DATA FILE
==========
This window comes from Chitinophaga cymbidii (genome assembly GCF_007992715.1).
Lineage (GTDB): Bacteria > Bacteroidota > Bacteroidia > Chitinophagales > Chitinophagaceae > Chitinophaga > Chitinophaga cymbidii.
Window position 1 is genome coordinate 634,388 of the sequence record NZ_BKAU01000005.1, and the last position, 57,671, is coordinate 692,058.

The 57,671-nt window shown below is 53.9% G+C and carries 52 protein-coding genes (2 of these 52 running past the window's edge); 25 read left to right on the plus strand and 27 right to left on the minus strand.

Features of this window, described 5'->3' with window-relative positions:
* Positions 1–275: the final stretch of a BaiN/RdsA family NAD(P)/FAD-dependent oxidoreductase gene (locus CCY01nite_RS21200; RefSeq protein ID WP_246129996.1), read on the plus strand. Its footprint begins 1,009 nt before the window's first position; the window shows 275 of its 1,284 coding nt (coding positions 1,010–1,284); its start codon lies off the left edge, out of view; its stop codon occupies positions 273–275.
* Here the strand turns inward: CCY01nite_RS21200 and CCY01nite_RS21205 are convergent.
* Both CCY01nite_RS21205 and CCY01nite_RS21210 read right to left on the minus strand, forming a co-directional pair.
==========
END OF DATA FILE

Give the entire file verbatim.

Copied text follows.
This window comes from Chitinophaga cymbidii (genome assembly GCF_007992715.1).
Lineage (GTDB): Bacteria > Bacteroidota > Bacteroidia > Chitinophagales > Chitinophagaceae > Chitinophaga > Chitinophaga cymbidii.
Window position 1 is genome coordinate 634,388 of the sequence record NZ_BKAU01000005.1, and the last position, 57,671, is coordinate 692,058.

The 57,671-nt window shown below is 53.9% G+C and carries 52 protein-coding genes (2 of these 52 running past the window's edge); 25 read left to right on the plus strand and 27 right to left on the minus strand.

Features of this window, described 5'->3' with window-relative positions:
* Positions 1–275: the final stretch of a BaiN/RdsA family NAD(P)/FAD-dependent oxidoreductase gene (locus CCY01nite_RS21200; RefSeq protein ID WP_246129996.1), read on the plus strand. Its footprint begins 1,009 nt before the window's first position; the window shows 275 of its 1,284 coding nt (coding positions 1,010–1,284); its start codon lies off the left edge, out of view; its stop codon occupies positions 273–275.
* Here the strand turns inward: CCY01nite_RS21200 and CCY01nite_RS21205 are convergent.
* Both CCY01nite_RS21205 and CCY01nite_RS21210 read right to left on the minus strand, forming a co-directional pair.